Even though I couldn’t answer his questions directly, I could talk with him openly, and in doing so, take away some of the urgency in his questioning. We sat together on the Cardiac Unit of Boston Children’s Hospital and talked about his life and mine. I shared stories of who I was, who I wanted to become and what I like to do. I fielded his questions as best I could, for I had those very same questions when I was his age going through a similar experience as a Boston Children’s patient back in the 1990s. Full story »
Kristen’s daughter Riley was born with a vascular anomaly called CLOVES Syndrome (Congenital, Lipomatous Overgrowth, Vascular malformations, Epidermal nevi and Scoliosis/Skeletal/Spinal anomalies). Boston Children’s Hospital has done tremendous research on the condition, but due to its rareness Riley’s family often face unique challenges. In the following blog Kristen talks about the day-to-day trials and triumphs involved in raising a medically fragile child.
Becoming a parent is an act of love and faith that no amount of planning can ever really prepare you for. And once you begin raising your child, the changes you go through as a person are profound. Raising a child with a rare disease is even more life altering.
You experience all the love, hope and joy, but it’s mixed with almost constant anxiety, stress and strained financial budgets. It requires focus, discipline and intense endurance, but it’s also rewarding and empowering. That’s why I call it marathon parenting.
Marathon parenting can be hard to adjust to. (I always saw myself as more of a short-distance walker.) But sometimes life throws you into a race without giving you time to train; you just need to rise to the challenge. Full story »
Emily Ryan, a patient at Boston Children’s Hospital’s Heart Center, turned a life-long determination to succeed in the face of adversity into a powerful college application essay. The following words may be Emily’s, but the sentiment defines so many Boston Children’s patients and families that we asked Emily to share it with our readers.
As I pull through the gates of YMCA Camp Huckins for my eighth summer, this time as a counselor, I am handed a thick packet to guide me through the two busy months ahead. On the front cover is the quote: “There are so many people out there who will tell you that you can’t. What you’ve got to do is turn around and say ‘watch me.’ ”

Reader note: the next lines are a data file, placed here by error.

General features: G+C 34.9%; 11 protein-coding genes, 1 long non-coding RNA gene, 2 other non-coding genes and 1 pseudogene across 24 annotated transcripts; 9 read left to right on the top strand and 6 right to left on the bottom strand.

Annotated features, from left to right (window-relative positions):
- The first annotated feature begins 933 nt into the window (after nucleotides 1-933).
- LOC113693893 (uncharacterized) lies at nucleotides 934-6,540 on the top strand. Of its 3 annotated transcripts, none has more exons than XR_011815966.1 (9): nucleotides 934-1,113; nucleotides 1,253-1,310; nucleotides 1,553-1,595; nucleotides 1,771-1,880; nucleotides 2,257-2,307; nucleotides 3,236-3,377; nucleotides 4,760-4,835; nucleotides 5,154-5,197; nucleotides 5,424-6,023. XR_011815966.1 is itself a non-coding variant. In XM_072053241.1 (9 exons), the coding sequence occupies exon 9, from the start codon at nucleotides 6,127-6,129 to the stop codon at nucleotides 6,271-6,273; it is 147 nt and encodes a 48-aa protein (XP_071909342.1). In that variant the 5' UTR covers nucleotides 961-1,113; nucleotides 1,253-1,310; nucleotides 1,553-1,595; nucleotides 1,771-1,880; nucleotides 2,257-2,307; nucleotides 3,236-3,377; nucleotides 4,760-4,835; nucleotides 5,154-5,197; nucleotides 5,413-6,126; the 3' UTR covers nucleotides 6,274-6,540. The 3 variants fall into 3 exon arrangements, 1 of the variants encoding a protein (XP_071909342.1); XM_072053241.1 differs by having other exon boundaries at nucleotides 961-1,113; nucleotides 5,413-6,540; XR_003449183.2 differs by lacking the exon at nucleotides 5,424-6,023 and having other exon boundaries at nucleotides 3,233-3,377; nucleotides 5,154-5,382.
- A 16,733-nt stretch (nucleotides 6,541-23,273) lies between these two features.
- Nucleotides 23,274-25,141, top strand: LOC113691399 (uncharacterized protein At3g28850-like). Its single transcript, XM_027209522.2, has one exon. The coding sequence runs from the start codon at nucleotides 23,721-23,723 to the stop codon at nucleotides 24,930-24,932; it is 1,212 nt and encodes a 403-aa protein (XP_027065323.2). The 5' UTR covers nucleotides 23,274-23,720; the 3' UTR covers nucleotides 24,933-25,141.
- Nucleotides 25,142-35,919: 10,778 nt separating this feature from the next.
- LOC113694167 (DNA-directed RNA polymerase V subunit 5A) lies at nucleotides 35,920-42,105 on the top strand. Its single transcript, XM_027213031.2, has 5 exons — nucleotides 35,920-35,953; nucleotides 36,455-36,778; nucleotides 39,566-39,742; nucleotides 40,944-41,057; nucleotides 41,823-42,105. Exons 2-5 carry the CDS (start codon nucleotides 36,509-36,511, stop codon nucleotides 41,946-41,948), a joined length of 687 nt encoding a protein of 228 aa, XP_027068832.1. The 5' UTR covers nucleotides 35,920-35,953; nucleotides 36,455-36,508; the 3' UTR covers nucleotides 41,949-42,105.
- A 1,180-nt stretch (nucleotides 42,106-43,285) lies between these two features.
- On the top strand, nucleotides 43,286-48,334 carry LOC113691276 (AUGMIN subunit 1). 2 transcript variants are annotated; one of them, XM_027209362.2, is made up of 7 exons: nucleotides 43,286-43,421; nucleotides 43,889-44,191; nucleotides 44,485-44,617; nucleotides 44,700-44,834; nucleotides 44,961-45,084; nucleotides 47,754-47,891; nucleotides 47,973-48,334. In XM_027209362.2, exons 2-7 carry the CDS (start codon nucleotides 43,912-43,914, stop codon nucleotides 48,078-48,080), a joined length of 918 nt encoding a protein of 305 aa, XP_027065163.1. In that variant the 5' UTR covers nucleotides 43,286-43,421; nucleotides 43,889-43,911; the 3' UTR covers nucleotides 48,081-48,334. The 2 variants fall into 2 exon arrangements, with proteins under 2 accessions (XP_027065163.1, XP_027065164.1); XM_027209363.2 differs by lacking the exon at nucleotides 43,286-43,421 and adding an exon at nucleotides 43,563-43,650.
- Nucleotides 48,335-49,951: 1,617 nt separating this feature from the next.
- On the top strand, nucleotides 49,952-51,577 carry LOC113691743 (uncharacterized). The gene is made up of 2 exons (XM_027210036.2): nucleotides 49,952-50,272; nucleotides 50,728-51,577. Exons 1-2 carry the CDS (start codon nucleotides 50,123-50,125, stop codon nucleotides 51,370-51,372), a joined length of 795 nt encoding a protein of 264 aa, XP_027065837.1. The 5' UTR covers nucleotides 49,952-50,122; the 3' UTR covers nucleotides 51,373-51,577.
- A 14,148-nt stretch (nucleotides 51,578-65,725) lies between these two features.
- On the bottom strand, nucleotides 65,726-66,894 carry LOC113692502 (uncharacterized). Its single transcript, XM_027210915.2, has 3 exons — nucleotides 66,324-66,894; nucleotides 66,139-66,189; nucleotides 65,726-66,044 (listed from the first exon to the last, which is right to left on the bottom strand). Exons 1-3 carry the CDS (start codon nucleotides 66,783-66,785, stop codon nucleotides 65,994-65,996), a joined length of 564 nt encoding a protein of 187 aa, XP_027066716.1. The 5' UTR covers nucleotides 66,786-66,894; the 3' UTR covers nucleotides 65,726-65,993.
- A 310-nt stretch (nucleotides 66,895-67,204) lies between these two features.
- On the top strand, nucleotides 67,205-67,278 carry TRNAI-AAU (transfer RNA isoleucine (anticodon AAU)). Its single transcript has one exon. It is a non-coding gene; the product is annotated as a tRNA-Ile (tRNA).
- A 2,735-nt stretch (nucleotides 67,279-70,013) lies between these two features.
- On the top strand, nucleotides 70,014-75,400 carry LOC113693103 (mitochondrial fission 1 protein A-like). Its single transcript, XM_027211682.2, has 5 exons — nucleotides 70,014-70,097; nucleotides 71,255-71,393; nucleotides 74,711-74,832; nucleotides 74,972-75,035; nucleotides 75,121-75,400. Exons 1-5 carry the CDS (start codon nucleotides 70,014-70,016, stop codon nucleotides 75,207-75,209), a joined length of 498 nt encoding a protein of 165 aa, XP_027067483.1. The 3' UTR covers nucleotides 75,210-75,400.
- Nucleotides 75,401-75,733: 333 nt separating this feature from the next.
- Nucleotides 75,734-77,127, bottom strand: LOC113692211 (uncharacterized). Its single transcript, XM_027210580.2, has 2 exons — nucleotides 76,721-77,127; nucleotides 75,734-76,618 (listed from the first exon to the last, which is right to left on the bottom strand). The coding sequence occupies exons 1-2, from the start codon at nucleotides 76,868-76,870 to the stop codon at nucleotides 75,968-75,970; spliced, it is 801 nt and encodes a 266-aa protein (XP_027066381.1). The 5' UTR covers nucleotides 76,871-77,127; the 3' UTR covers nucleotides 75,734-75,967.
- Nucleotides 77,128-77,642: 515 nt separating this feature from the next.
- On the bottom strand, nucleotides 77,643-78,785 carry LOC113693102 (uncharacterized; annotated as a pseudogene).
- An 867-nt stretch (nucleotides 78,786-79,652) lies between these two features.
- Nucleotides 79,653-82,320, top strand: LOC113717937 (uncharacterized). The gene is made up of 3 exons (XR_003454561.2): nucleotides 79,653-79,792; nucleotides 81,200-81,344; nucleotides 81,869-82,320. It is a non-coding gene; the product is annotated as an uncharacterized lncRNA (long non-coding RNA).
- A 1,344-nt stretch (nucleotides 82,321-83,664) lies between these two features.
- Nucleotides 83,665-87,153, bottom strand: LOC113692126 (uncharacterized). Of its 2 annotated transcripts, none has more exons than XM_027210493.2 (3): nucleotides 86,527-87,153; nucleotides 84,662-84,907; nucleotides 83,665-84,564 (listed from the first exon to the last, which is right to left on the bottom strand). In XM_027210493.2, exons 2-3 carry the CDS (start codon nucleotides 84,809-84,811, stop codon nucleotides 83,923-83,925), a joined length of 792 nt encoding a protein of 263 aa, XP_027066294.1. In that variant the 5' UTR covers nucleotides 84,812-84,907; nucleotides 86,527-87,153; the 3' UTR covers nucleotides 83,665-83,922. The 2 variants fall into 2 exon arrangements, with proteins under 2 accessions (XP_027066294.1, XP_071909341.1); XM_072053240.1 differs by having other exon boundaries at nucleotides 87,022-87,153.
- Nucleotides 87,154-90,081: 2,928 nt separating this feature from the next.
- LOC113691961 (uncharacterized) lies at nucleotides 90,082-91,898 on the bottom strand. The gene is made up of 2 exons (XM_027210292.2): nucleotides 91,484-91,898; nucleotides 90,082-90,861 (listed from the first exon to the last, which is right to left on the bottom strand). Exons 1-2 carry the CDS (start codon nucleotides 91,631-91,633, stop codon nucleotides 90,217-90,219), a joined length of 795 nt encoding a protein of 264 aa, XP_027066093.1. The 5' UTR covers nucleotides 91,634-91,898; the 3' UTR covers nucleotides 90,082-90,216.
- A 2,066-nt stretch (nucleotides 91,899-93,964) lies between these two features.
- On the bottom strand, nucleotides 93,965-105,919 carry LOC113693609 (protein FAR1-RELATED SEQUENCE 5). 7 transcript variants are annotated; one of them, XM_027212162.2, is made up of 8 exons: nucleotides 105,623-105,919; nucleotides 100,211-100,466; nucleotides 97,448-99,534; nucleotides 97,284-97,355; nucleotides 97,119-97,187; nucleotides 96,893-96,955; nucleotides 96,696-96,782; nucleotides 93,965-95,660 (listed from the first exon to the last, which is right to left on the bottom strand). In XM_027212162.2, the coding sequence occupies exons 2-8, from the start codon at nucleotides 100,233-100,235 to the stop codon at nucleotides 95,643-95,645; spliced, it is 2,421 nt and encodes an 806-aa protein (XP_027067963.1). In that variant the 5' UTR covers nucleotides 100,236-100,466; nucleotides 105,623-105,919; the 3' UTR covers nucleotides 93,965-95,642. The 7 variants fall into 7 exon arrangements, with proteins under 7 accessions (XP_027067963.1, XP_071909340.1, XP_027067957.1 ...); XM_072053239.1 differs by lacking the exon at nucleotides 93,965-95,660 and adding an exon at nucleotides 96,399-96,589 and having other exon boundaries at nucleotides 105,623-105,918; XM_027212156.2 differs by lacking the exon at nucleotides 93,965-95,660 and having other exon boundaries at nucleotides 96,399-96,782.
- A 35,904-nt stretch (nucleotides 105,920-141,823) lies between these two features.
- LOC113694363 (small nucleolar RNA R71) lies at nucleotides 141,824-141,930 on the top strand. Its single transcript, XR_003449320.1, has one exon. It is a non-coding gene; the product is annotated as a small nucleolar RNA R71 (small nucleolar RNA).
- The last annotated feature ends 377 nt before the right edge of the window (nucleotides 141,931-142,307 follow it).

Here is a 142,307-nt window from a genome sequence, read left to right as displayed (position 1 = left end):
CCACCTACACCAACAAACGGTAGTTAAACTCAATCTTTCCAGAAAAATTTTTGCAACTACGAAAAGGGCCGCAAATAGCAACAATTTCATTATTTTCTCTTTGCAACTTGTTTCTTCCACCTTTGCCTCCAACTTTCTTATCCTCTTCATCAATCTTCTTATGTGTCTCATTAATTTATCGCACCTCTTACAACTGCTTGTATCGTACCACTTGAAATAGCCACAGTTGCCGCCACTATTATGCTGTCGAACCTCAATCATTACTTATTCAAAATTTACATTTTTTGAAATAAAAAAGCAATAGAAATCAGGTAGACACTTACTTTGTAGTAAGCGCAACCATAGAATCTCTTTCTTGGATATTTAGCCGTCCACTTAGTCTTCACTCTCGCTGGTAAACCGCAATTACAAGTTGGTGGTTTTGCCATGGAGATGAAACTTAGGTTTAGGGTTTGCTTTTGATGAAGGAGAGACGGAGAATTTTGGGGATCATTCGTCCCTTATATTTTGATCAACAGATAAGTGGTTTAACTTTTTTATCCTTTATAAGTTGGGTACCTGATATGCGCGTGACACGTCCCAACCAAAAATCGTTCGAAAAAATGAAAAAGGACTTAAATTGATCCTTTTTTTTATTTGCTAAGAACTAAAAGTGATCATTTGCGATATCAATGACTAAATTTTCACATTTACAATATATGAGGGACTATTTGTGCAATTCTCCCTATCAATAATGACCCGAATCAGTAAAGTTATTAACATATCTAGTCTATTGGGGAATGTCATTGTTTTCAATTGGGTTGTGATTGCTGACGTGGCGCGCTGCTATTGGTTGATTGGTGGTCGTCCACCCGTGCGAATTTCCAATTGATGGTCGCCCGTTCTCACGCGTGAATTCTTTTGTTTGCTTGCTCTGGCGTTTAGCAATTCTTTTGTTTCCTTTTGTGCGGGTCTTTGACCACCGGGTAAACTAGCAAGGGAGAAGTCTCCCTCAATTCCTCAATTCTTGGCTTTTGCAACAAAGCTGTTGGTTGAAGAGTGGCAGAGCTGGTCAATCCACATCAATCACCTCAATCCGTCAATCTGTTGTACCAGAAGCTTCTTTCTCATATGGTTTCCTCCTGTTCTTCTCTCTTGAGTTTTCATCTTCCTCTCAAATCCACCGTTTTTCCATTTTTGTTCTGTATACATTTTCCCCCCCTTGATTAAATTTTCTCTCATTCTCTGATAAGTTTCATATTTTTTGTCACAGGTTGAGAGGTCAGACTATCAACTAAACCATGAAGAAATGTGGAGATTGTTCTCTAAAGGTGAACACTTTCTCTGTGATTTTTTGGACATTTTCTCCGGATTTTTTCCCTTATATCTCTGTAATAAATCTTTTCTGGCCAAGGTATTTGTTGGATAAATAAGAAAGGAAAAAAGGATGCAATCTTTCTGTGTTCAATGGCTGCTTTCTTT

As a cardiology patient at Boston Children’s Hospital, and the recipient of several heart surgeries as a young child, I find this quote particularly meaningful. An adventurous youngster, I first realized I was different during recess in kindergarten. Running with my friends, bouncing around the playground equipment, I leapt into the air to hang from the monkey bars. “Emily, too high,” a teacher’s voice yelled. “You know you can’t jump off of that; you have a heart condition.” And so I held back, containing the bubbly energy that made me want to run, skip and play like any other kid. Full story »
What happens when an adrenaline-addicted athlete slows down?
Julia Marino thrives at high speed and from great heights. In 2009, 17-year-old Julia was at the top of her game. Coaches and fellow slopestyle skiers had pegged her as a rising star on the World Cup circuit. Salomon, a top winter sports gear manufacturer, had signed on as her sponsor. Then, during the first event of the season, she crashed.
Crashes are common in slopestyle. Skiers hit jumps at speeds up to 35 miles per hour, flying up to 50 feet in the air to perform aerial tricks.
Julia landed awkwardly on one ski, heard a resounding pop in her left knee and felt the “most intense pain” of her life. She braced herself and skied to the medical tent.
The on-mountain medical crew insisted she wasn’t injured. But Julia and her mother doubted the diagnosis. Full story »